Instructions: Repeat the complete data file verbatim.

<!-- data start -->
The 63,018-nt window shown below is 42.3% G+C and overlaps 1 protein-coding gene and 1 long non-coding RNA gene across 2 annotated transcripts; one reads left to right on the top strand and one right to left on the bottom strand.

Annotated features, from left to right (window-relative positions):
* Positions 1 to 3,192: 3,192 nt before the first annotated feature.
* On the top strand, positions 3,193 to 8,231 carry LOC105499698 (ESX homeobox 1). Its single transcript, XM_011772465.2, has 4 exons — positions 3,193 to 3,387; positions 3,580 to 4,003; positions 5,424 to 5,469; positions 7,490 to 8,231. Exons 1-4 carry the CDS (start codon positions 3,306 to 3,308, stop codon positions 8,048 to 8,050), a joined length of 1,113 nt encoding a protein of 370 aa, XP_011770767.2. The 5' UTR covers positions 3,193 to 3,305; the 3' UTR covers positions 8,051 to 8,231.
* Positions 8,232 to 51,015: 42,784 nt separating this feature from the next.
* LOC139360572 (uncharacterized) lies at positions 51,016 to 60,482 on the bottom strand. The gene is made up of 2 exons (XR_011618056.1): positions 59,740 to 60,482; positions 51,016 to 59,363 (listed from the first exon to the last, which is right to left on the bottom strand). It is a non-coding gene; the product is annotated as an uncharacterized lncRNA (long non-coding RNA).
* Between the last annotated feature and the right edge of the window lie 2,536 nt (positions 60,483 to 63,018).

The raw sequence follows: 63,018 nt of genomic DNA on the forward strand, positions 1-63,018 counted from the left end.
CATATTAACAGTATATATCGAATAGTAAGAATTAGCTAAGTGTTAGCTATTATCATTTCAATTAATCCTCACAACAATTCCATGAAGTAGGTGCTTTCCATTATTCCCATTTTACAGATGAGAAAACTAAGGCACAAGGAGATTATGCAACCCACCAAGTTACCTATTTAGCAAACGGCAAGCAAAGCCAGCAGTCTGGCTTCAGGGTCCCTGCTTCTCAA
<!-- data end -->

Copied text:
The 63,018-nt window shown below is 42.3% G+C and overlaps 1 protein-coding gene and 1 long non-coding RNA gene across 2 annotated transcripts; one reads left to right on the top strand and one right to left on the bottom strand.

Annotated features, from left to right (window-relative positions):
* Positions 1 to 3,192: 3,192 nt before the first annotated feature.
* On the top strand, positions 3,193 to 8,231 carry LOC105499698 (ESX homeobox 1). Its single transcript, XM_011772465.2, has 4 exons — positions 3,193 to 3,387; positions 3,580 to 4,003; positions 5,424 to 5,469; positions 7,490 to 8,231. Exons 1-4 carry the CDS (start codon positions 3,306 to 3,308, stop codon positions 8,048 to 8,050), a joined length of 1,113 nt encoding a protein of 370 aa, XP_011770767.2. The 5' UTR covers positions 3,193 to 3,305; the 3' UTR covers positions 8,051 to 8,231.
* Positions 8,232 to 51,015: 42,784 nt separating this feature from the next.
* LOC139360572 (uncharacterized) lies at positions 51,016 to 60,482 on the bottom strand. The gene is made up of 2 exons (XR_011618056.1): positions 59,740 to 60,482; positions 51,016 to 59,363 (listed from the first exon to the last, which is right to left on the bottom strand). It is a non-coding gene; the product is annotated as an uncharacterized lncRNA (long non-coding RNA).
* Between the last annotated feature and the right edge of the window lie 2,536 nt (positions 60,483 to 63,018).

The raw sequence follows: 63,018 nt of genomic DNA on the forward strand, positions 1-63,018 counted from the left end.
CATATTAACAGTATATATCGAATAGTAAGAATTAGCTAAGTGTTAGCTATTATCATTTCAATTAATCCTCACAACAATTCCATGAAGTAGGTGCTTTCCATTATTCCCATTTTACAGATGAGAAAACTAAGGCACAAGGAGATTATGCAACCCACCAAGTTACCTATTTAGCAAACGGCAAGCAAAGCCAGCAGTCTGGCTTCAGGGTCCCTGCTTCTCAA